COVID-19 ‘Challenges’ GE Power In Second Quarter

Sales down, power market still faces “overcapacity”

GE said its power division saw orders of US$2.9 billion in the second quarter—down 42% compared to the same period of 2019—as the effects of COVID-19 slammed the global economy.

On a brighter note, GE’s revenues were stronger than forecast, mainly driven by sales in the company’s power and renewable energy divisions. Revenues from power came in at US$4.16 billion and renewable energy raked in US$3.51 billion, both beating expectations.

GE said Gas Power orders included six gas turbines, including four aeroderivative units, in the second quarter.

“We continue to monitor the impacts of COVID-19 on near-term demand and the impact it is having on our operations, including the supply chain and our ability to service our installed base,” the company reported.

Global electricity demand declined in the second quarter, however, both gas-based electricity generation and GE gas turbine utilization remained stable, the company said. As a result, GE’s long-term service agreement billings increased compared with the prior year.

“Our ability to close transactions has been impacted by constrained customer budgets and access to financing due to oil prices and economic slowdown, especially in Gas Power,” the company said. “We are seeing the impact on our suppliers and within our supply chain, which has resulted in delays in parts and equipment output. In addition, the servicing of our customers’ assets has been delayed due to travel and country restrictions.”

Although there may be market challenges in the near term, GE said it believes the long-term outlook for the role of gas in the power market has not materially changed.

“Power is continuing to right-size its business to better align with market demand and driving its businesses with an operational rigor and discipline that is focused on its customers’ lifecycle experience,” the company said.

As a result of expected volume declines from COVID-19 in the near term, GE said it has taken several measures to offset these pressures. In addition, the company executed a hiring freeze, accelerated planned employee reductions where possible, and is initiating “meaningful incremental headcount reduction plans” in line with the demand profile.

“Looking ahead, we anticipate the power market to continue to be impacted by overcapacity in the industry, increased price pressure from competition on servicing the installed base, and the uncertain timing of deal closures due to financing and the complexities of working in emerging markets and the ongoing impact of COVID-19,” the company said. “Market factors such as increasing energy efficiency and renewable energy penetration continue to impact long-term demand. While we navigate the near-term impacts of the COVID-19 pandemic, we will continue to invest in new product development, such as our HA-Turbines, and upgrades as these are critical to our customers and the long-term strategy of the business. Our fundamentals remain strong with approximately US$80 billion in backlog and a gas turbine installed base greater than 7000 units, including approximately 1800 units under long-term service agreements.”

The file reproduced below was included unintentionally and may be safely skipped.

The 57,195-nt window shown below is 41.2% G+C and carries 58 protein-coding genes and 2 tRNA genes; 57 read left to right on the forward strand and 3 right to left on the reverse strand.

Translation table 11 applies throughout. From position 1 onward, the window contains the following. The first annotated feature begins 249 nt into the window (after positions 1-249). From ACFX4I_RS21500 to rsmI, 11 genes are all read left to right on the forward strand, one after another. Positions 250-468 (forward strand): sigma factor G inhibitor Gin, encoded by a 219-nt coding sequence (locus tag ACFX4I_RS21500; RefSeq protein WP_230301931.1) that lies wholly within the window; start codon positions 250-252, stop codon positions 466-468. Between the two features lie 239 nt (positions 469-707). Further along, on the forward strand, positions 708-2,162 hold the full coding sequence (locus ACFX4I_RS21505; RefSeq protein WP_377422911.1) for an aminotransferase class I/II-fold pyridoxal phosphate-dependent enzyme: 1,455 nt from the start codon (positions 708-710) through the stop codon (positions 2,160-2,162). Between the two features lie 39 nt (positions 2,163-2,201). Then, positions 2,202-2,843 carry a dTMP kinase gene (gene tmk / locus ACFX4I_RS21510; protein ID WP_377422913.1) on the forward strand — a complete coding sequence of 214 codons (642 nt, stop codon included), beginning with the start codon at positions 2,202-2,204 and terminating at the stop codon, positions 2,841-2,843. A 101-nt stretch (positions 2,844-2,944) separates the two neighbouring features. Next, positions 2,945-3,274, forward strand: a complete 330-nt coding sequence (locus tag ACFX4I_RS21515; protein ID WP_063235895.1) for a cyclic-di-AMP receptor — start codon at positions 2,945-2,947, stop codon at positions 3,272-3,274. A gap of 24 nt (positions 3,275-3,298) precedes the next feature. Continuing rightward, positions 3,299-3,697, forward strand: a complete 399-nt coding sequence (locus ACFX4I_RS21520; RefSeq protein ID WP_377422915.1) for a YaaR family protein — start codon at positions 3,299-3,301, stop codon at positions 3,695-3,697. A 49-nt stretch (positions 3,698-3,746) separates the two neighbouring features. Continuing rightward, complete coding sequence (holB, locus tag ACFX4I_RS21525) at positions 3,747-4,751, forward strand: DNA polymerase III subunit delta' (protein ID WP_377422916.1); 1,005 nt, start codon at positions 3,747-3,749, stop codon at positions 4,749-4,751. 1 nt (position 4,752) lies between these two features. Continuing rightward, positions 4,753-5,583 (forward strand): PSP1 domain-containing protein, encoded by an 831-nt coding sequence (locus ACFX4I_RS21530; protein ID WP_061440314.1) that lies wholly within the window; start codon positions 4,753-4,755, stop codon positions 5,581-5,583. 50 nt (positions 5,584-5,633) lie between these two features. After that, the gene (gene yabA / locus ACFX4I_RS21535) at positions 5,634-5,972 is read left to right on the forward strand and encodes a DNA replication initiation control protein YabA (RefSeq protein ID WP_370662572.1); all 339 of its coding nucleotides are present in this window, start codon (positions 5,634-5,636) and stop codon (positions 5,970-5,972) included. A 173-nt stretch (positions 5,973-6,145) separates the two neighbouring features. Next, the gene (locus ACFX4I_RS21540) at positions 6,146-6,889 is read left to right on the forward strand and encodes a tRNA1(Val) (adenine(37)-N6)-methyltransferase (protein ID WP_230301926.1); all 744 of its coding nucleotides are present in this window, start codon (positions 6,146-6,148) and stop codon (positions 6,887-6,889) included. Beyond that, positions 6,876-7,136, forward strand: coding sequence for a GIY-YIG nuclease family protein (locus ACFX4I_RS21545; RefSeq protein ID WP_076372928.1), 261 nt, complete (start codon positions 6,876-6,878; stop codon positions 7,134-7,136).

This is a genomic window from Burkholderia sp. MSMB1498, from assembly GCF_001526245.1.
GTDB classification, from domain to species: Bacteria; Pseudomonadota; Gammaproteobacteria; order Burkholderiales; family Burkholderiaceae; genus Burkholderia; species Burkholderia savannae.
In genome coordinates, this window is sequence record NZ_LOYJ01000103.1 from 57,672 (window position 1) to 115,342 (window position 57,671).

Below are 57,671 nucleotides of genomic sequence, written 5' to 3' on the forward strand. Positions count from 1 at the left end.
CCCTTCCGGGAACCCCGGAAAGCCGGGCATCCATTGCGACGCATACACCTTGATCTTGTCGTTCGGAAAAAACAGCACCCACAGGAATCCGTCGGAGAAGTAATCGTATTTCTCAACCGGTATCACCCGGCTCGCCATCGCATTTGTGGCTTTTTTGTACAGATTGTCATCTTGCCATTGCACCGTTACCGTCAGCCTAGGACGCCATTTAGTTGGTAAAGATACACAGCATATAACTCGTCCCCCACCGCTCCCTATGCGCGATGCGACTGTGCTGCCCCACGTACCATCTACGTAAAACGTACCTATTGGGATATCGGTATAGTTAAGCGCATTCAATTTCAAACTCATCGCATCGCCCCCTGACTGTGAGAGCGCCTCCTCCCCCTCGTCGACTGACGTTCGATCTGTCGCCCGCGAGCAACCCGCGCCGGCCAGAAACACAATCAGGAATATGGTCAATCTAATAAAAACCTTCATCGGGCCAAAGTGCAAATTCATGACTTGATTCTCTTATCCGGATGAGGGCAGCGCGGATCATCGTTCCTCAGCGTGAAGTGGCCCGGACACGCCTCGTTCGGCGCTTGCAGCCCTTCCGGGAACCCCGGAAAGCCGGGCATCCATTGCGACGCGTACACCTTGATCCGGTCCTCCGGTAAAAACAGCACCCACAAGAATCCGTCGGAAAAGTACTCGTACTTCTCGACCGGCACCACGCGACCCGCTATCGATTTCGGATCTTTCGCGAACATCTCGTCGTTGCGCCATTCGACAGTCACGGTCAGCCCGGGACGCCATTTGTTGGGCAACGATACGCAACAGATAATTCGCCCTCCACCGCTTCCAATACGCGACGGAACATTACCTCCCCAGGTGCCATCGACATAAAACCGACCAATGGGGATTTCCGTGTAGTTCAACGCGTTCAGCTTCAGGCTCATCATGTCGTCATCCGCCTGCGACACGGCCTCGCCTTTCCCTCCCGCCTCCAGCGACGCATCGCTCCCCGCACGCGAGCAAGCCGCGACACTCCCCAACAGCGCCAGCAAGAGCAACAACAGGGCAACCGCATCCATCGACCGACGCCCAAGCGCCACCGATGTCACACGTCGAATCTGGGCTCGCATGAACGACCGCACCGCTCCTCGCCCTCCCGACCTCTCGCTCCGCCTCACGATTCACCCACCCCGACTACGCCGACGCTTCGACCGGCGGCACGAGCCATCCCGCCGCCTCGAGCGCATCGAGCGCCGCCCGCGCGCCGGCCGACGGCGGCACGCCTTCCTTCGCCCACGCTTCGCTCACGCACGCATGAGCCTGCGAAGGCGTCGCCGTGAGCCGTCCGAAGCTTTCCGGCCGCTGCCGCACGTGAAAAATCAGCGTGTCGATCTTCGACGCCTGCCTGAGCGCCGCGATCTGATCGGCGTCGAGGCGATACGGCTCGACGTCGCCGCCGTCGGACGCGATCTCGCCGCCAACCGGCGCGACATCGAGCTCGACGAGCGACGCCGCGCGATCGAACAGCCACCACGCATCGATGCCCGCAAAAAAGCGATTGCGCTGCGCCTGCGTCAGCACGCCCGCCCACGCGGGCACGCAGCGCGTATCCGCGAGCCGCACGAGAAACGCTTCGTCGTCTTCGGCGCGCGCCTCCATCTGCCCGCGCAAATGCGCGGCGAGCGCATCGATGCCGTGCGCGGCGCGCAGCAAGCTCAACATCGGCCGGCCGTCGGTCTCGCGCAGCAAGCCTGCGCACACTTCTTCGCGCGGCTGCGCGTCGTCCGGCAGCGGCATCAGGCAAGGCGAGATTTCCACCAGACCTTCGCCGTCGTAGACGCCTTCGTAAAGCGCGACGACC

Baker Hughes update

GE said it planned to sell its remaining stake in oil-and-gas company Baker Hughes over three years.

“Executing on this program over time will allow GE to divest a substantial non-core asset, redeploy capital, enhance financial flexibility, and strengthen its balance sheet,” the company said in an news release.

Baker Hughes, which has a heritage dating back to the early 1900s, became part of GE in July 2017 as part of a US$30 billion deal that combined Baker Hughes with GE Oil and Gas. The combined company had roughly US$23 billion in annual revenue. Its portfolio includes a range of oilfield technologies and maintains an extensive portfolio of gas compression products and services, including heavy-duty and aeroderivative gas turbines, steam turbines, centrifugal compressors, expanders, pumps, valves, fuel gas systems, gearboxes and pre-commissioning and maintenance services.

But only a few months after the blockbuster deal was finalized, GE’s-then CEO John Flannery was publicly discussing “exit options” for Baker Hughes. At the end of June 2018 – less than a year after the merger – GE said it would “pursue an orderly separation” from Baker Hughes because the company didn’t fit GE’s newest strategy to right itself in a massive revamping that included divestitures of BHGE and GE Healthcare and a refocusing of GE primarily as an aviation, power and renewable energy player.

Last year, Arcline Investment Management, a private equity company, signed a definitive agreement to acquire the reciprocating compression division of Baker Hughes.

The reciprocating compression division manufacturers and services compression and engine systems used in several applications, including natural gas transmission. The division serves as the original equipment manufacturer and supplier of parts for its systems, and also provides overhaul and repair services to its customers. The division handles its manufacturing operations in Houston, Texas and Salina, Kansas. Its overhaul and repair shops are located across the United States.

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COVID-19 ‘Challenges’ GE Power In Second Quarter

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